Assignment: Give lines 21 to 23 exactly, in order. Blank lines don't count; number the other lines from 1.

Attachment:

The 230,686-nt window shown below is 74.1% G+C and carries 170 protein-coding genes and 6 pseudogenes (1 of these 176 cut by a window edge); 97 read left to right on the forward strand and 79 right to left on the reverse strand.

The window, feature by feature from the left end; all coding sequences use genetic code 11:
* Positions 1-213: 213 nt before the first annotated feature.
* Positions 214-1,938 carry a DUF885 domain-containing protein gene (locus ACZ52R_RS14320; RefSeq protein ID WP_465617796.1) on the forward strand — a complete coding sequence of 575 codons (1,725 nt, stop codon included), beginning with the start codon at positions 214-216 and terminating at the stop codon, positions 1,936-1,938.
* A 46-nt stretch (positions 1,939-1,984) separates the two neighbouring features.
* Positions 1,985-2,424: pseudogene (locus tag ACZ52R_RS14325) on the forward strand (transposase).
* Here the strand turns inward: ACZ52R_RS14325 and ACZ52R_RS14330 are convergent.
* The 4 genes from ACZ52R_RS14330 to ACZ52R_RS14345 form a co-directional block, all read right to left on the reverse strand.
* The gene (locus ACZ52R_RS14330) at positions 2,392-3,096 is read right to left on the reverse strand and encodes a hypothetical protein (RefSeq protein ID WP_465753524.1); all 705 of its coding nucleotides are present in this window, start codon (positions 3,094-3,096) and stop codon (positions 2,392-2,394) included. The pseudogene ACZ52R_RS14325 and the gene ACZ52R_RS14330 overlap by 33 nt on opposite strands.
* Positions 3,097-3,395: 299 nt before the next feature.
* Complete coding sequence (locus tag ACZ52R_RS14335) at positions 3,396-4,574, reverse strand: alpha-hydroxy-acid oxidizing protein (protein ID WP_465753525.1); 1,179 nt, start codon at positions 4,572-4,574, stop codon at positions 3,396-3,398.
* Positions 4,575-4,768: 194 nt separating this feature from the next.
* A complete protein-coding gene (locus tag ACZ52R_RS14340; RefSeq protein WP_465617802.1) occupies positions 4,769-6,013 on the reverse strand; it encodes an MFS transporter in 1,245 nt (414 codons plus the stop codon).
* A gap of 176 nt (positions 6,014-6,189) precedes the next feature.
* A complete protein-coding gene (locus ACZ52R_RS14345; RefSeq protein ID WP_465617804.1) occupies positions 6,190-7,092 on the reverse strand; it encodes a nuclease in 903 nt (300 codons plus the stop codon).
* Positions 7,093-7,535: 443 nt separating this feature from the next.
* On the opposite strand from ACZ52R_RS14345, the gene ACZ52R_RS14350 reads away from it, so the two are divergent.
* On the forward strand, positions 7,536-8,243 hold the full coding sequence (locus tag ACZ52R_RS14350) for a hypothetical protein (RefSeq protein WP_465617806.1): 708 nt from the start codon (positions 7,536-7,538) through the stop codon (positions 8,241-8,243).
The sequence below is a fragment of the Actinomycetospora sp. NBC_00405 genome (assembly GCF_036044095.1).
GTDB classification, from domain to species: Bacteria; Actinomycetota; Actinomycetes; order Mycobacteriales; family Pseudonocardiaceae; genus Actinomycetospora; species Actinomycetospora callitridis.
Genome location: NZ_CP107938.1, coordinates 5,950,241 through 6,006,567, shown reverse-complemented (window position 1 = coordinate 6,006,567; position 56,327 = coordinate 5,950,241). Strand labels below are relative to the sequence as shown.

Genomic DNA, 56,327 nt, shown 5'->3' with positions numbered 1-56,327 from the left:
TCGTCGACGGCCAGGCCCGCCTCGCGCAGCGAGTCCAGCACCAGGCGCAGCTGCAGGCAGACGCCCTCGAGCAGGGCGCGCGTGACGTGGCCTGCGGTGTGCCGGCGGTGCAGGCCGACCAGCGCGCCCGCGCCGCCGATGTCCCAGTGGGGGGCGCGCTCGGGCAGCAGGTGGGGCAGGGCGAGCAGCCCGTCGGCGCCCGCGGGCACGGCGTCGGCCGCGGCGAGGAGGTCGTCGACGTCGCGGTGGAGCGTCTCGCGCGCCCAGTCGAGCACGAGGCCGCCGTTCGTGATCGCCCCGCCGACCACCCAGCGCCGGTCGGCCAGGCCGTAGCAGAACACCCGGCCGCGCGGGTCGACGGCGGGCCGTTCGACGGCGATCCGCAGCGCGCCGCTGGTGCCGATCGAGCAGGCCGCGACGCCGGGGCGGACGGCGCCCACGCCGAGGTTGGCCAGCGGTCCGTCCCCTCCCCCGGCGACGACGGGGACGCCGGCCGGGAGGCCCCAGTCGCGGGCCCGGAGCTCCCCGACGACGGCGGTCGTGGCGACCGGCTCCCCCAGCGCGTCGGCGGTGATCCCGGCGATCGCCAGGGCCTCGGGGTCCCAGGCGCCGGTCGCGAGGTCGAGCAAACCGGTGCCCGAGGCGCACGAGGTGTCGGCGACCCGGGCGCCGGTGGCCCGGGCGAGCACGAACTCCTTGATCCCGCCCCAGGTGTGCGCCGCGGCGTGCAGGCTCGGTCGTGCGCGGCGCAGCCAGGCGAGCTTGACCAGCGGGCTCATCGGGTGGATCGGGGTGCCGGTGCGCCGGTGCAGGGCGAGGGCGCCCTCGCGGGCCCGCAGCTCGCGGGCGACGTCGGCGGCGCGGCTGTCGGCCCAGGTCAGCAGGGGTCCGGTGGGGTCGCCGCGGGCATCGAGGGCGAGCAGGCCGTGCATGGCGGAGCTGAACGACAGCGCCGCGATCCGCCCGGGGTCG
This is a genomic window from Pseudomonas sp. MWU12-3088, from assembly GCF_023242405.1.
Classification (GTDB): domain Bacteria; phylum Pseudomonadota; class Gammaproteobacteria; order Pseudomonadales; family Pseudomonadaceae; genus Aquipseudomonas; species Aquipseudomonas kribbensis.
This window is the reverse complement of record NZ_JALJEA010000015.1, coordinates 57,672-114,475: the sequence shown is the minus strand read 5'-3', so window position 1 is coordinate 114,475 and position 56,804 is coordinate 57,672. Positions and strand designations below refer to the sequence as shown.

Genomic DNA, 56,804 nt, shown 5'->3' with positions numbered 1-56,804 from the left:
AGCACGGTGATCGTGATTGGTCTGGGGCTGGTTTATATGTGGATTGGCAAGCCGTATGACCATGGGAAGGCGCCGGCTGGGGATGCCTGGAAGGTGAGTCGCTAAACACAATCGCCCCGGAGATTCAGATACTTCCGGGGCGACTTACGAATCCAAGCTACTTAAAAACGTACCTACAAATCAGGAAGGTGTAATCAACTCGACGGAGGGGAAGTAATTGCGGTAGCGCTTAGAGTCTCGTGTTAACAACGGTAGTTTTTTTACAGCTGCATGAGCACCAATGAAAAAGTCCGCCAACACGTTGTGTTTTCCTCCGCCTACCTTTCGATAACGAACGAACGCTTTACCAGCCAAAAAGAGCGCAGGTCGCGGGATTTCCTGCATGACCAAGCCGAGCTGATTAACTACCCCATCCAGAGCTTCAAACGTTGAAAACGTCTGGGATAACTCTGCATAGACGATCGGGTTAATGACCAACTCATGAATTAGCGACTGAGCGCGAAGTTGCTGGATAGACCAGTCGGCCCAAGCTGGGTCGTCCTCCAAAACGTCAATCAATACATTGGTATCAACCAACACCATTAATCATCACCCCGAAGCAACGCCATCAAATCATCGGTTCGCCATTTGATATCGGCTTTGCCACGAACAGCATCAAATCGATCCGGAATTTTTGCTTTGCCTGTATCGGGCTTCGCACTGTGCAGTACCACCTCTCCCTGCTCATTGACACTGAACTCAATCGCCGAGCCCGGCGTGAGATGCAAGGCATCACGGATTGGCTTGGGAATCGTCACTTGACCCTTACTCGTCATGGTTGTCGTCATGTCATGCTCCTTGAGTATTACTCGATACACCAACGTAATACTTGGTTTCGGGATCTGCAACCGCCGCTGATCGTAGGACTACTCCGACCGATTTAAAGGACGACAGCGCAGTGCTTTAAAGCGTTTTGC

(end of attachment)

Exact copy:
Genome location: NZ_CP107938.1, coordinates 5,950,241 through 6,006,567, shown reverse-complemented (window position 1 = coordinate 6,006,567; position 56,327 = coordinate 5,950,241). Strand labels below are relative to the sequence as shown.

Genomic DNA, 56,327 nt, shown 5'->3' with positions numbered 1-56,327 from the left:
TCGTCGACGGCCAGGCCCGCCTCGCGCAGCGAGTCCAGCACCAGGCGCAGCTGCAGGCAGACGCCCTCGAGCAGGGCGCGCGTGACGTGGCCTGCGGTGTGCCGGCGGTGCAGGCCGACCAGCGCGCCCGCGCCGCCGATGTCCCAGTGGGGGGCGCGCTCGGGCAGCAGGTGGGGCAGGGCGAGCAGCCCGTCGGCGCCCGCGGGCACGGCGTCGGCCGCGGCGAGGAGGTCGTCGACGTCGCGGTGGAGCGTCTCGCGCGCCCAGTCGAGCACGAGGCCGCCGTTCGTGATCGCCCCGCCGACCACCCAGCGCCGGTCGGCCAGGCCGTAGCAGAACACCCGGCCGCGCGGGTCGACGGCGGGCCGTTCGACGGCGATCCGCAGCGCGCCGCTGGTGCCGATCGAGCAGGCCGCGACGCCGGGGCGGACGGCGCCCACGCCGAGGTTGGCCAGCGGTCCGTCCCCTCCCCCGGCGACGACGGGGACGCCGGCCGGGAGGCCCCAGTCGCGGGCCCGGAGCTCCCCGACGACGGCGGTCGTGGCGACCGGCTCCCCCAGCGCGTCGGCGGTGATCCCGGCGATCGCCAGGGCCTCGGGGTCCCAGGCGCCGGTCGCGAGGTCGAGCAAACCGGTGCCCGAGGCGCACGAGGTGTCGGCGACCCGGGCGCCGGTGGCCCGGGCGAGCACGAACTCCTTGATCCCGCCCCAGGTGTGCGCCGCGGCGTGCAGGCTCGGTCGTGCGCGGCGCAGCCAGGCGAGCTTGACCAGCGGGCTCATCGGGTGGATCGGGGTGCCGGTGCGCCGGTGCAGGGCGAGGGCGCCCTCGCGGGCCCGCAGCTCGCGGGCGACGTCGGCGGCGCGGCTGTCGGCCCAGGTCAGCAGGGGTCCGGTGGGGTCGCCGCGGGCATCGAGGGCGAGCAGGCCGTGCATGGCGGAGCTGAACGACAGCGCCGCGATCCGCCCGGGGTCG